Additionally, Saramago’s themes are often difficult, and his work is by turns fantastical, allegorical and even heretical. Blindness imagines a whole society afflicted by a loss of sight and the chaos that this brings in its wake. The Gospel according to Jesus Christ earned him the condemnation of the Catholic Church for its portrayal of Jesus not as the Son of God but of Joseph, and of God himself as a kind of power-hungry dictator. Something of this contrarian spirit, this determination to invert accepted ways of seeing things and indeed to be always at odds with power, can also be seen in the speeches and comments made by Saramago, an unreconstructed communist. In 2002 he courted controversy by likening the Israeli occupation of the West Bank to the Holocaust, and George Bush's re-election in 2004 prompted him to make several acidic observations on America's role in world politics.
Nevertheless, Saramago is too good a writer to ignore, for he is that rarest of rare things, a genuine stylist whose distinctive voice and way of looking at the world is stamped on every sentence he writes. It seems to me that if you were looking to approach Saramago for the first time, you should read his beguiling little fable The Tale of the Unknown Island. It is such a slim volume (one could have easily fit it into the recent Pocket Penguin series) that one might with justification call it a short story, except that it manages even at this length to convey a sense of amplitude – of a beginning, a middle, an end, and even the sense of a future – that is novelistic.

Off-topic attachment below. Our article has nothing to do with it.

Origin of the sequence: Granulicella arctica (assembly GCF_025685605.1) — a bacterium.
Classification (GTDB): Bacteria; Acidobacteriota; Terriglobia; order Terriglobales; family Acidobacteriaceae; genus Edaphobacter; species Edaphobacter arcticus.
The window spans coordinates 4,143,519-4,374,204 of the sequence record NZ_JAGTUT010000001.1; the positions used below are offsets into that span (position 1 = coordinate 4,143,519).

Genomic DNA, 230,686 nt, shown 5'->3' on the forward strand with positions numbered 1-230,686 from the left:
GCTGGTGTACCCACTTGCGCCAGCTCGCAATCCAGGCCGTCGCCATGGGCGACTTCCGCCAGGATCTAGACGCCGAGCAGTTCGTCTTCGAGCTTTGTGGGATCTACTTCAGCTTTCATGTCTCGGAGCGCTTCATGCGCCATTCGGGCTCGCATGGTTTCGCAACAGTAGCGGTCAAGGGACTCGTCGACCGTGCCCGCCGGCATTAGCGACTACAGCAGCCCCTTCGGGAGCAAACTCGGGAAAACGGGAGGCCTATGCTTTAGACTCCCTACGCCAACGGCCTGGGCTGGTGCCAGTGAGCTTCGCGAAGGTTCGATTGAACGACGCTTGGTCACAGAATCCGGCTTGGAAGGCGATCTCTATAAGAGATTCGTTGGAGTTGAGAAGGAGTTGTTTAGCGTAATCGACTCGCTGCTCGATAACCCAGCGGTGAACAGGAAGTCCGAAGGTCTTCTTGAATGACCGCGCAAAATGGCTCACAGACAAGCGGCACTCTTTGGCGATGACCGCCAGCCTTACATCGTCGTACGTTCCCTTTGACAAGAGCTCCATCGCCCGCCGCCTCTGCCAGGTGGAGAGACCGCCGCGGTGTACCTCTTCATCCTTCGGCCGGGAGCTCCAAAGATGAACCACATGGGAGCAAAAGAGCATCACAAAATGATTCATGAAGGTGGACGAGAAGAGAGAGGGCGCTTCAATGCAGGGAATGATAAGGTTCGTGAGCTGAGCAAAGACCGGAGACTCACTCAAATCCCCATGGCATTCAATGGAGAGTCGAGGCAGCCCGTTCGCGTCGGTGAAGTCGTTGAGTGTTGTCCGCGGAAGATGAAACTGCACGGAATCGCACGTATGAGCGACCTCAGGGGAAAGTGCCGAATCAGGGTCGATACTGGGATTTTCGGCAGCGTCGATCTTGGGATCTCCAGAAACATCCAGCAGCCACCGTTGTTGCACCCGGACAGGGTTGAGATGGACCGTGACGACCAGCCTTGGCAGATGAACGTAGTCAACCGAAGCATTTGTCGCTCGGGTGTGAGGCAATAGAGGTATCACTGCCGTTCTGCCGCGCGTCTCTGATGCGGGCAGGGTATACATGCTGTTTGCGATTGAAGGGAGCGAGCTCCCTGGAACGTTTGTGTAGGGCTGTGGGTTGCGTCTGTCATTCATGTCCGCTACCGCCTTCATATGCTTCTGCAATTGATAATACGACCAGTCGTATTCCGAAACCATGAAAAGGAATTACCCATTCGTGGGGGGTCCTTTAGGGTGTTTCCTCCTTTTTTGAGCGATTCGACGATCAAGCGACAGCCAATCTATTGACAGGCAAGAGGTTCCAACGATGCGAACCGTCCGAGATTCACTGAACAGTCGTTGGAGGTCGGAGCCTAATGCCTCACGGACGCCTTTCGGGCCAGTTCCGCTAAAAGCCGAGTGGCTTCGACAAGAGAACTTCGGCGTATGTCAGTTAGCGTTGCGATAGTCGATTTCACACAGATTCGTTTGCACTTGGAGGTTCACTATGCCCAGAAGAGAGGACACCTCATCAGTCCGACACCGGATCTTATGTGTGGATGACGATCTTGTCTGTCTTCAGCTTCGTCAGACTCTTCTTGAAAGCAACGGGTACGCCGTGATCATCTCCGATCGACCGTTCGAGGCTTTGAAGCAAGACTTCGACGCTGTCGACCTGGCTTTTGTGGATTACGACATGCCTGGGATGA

Saramago’s tale begins like a story from The Arabian Nights. We hear the voice of someone telling us the story more distinctly than we hear the characters themselves, and the narrative of a man approaching a king with a request is a convention perhaps as old as storytelling itself:
A man went to knock at the king’s door and said, Give me a boat. The king’s house had many other doors, but this was the door for petitions. Since the king spent all his time sitting at the door for favours (favours being offered to the king, you understand), whenever he heard someone knocking at the door for petitions, he would pretend not to hear, and only when the continuous pounding of the bronze doorknocker became not just deafening, but positively scandalous, disturbing the peace of the neighbourhood (people would start muttering, What kind of king is he if he won’t even answer the door), only then would he order the first secretary to go and find out what the supplicant wanted…. Then, the first secretary would call the second secretary, who would call the third secretary…Many readers will no doubt find in this paragraph an accurate picture of the Indian bureaucracy, and if you substitute democratic politics for the rule of kings, it is possible to see also in this paragraph, especially in the wake of the recent cash-for-questions scandal, a picture of of Members of Parliament who spend their time sitting not at the door of petitions from those who have elected them but "at the door for favours".